National Road

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National Road

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Route information
Major junctions
East end Cumberland, Maryland
West end Vandalia, Illinois
Country United States
Highway system

The National Road (also known as the Cumberland Road) [1] was the first major improved highway in the United States built by the federal government. Built between 1811 and 1837, the 620-mile (1,000 km) road connected the Potomac and Ohio Rivers and was a main transport path to the West for thousands of settlers. When improved in the 1830s, it became the second U.S. road surfaced with the macadam process pioneered by Scotsman John Loudon McAdam. [2]


Construction began heading west in 1811 at Cumberland, Maryland, on the Potomac River. [3] After the Financial Panic of 1837 and the resulting economic depression, congressional funding ran dry and construction was stopped at Vandalia, Illinois, the then-capital of Illinois, 63 miles (101 km) northeast of St. Louis across the Mississippi River.

The road has also been referred to as the Cumberland Turnpike, the Cumberland–Brownsville Turnpike (or Road or Pike), the Cumberland Pike, the National Pike, and the National Turnpike. [4]

In the 20th century with the advent of the automobile, the National Road was connected with other historic routes to California under the title, National Old Trails Road. Today, much of the alignment is followed by U.S. Route 40 (US 40), with various portions bearing the Alternate U.S. Route 40 (Alt. US 40) designation, or various state-road numbers (such as Maryland Route 144 for several sections between Baltimore and Cumberland).

In 1976, the American Society of Civil Engineers designated the National Road as a National Historic Civil Engineering Landmark. In 2002, the entire road, including extensions east to Baltimore and west to St. Louis, was designated the Historic National Road, an All-American Road. [5]


Braddock Road

The Braddock Road had been opened by the Ohio Company in 1751 between Fort Cumberland, the limit of navigation on the upper Potomac River, and the French military station at Fort Duquesne at the forks of the Ohio River, (at the confluence of the Allegheny and Monongahela Rivers), an important trading and military point where the city of Pittsburgh now stands. It received its name during the colonial-era French and Indian War of 1753–1763 (also known as the Seven Years' War in Europe), when it was constructed by British General Edward Braddock, who was accompanied by Colonel George Washington of the Virginia militia regiment in the ill-fated July 1755 Braddock expedition, an attempt to assault the French-held Fort Duquesne.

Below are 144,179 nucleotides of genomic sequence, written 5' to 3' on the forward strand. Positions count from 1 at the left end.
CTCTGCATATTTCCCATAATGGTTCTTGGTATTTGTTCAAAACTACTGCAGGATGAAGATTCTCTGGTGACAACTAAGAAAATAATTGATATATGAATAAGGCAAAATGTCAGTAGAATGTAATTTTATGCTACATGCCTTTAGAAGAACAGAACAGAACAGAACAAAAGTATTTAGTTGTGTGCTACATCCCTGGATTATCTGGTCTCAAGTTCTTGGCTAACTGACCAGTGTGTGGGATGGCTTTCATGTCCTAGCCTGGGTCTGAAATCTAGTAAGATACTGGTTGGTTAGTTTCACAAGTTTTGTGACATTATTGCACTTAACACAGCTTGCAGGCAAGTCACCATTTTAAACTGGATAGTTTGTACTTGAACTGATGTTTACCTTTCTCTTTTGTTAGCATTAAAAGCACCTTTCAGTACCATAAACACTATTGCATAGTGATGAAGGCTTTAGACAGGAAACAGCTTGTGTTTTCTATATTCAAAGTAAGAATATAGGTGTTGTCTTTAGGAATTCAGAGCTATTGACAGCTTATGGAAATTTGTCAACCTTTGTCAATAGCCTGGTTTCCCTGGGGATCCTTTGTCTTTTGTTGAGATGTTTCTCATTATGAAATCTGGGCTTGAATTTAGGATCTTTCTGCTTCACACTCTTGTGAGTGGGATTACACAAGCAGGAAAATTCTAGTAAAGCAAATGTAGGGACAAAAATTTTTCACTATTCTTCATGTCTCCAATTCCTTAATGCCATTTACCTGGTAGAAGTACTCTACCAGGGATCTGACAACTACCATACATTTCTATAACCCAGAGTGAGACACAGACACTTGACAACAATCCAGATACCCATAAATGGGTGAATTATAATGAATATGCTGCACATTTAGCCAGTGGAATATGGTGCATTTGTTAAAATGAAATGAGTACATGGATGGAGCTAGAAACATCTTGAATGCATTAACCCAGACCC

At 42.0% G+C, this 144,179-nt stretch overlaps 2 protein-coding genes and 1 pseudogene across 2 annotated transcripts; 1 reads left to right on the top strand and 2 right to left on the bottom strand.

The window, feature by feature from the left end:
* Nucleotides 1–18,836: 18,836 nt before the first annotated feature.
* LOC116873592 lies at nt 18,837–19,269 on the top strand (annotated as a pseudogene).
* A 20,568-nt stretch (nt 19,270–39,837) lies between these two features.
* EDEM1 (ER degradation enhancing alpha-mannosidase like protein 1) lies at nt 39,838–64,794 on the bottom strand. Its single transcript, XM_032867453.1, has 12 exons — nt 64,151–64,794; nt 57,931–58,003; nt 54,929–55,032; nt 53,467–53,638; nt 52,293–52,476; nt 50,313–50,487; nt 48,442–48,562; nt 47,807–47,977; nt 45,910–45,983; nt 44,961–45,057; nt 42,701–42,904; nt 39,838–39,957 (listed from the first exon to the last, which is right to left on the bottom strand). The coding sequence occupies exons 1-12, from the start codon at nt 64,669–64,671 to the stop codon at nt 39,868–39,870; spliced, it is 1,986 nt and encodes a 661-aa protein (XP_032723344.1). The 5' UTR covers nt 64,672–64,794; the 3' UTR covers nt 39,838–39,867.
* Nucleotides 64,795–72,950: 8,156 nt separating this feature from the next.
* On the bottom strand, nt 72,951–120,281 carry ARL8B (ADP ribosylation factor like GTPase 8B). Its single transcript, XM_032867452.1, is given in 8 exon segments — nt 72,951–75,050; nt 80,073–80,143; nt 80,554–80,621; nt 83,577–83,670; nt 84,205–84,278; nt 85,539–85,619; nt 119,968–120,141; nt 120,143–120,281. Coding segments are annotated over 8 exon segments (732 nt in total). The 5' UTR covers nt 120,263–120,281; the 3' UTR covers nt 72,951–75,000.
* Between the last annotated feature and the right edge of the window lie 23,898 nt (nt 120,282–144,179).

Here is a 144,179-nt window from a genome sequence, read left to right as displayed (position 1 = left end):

Cumberland Road

Marker at the start of the Cumberland National Road Cumberland-national-road-marker-riverside-park2012.jpg
Marker at the start of the Cumberland National Road

Construction of the Cumberland Road (which later became part of the longer National Road) was authorized on March 29, 1806, by Congress. The new Cumberland Road would replace the wagon and foot paths of the Braddock Road for travel between the Potomac and Ohio Rivers, following roughly the same alignment until just east of Uniontown, Pennsylvania. From there, where the Braddock Road turned north towards Pittsburgh, the new National Road/Cumberland Road continued west to Wheeling, Virginia (now West Virginia), also on the Ohio River.

The contract for the construction of the first section was awarded to Henry McKinley on May 8, 1811, [6] and construction began later that year, with the road reaching Wheeling on August 1, 1818. For more than 100 years, a simple granite stone was the only marker of the road's beginning in Cumberland, Maryland. In June 2012, a monument and plaza were built in that town's Riverside Park, next to the historic original starting point.

Beyond the National Road's eastern terminus at Cumberland and toward the Atlantic coast, a series of private toll roads and turnpikes were constructed, connecting the National Road (also known as the Old National Pike) with Baltimore, then the third-largest city in the country, and a major maritime port on Chesapeake Bay. Completed in 1824, these feeder routes formed what is referred to as an eastern extension of the federal National Road.

Westward extension

The Wheeling Suspension Bridge across the Ohio River was completed in 1849 and was still in use by local traffic until its closure on September 24, 2019. The bridge is now limited to pedestrians only. Wheeling Suspension Bridge west approach Wheeling Island West Virginia.jpg
The Wheeling Suspension Bridge across the Ohio River was completed in 1849 and was still in use by local traffic until its closure on September 24, 2019. The bridge is now limited to pedestrians only.

On May 15, 1820, Congress authorized an extension of the road to St. Louis, on the Mississippi River, and on March 3, 1825, across the Mississippi and to Jefferson City, Missouri. Work on the extension between Wheeling and Zanesville, Ohio, used the pre-existing Zane's Trace of old Ebenezer Zane, and was completed in 1833 to the new state capital of Columbus, Ohio, and in 1838 to the college town of Springfield, Ohio.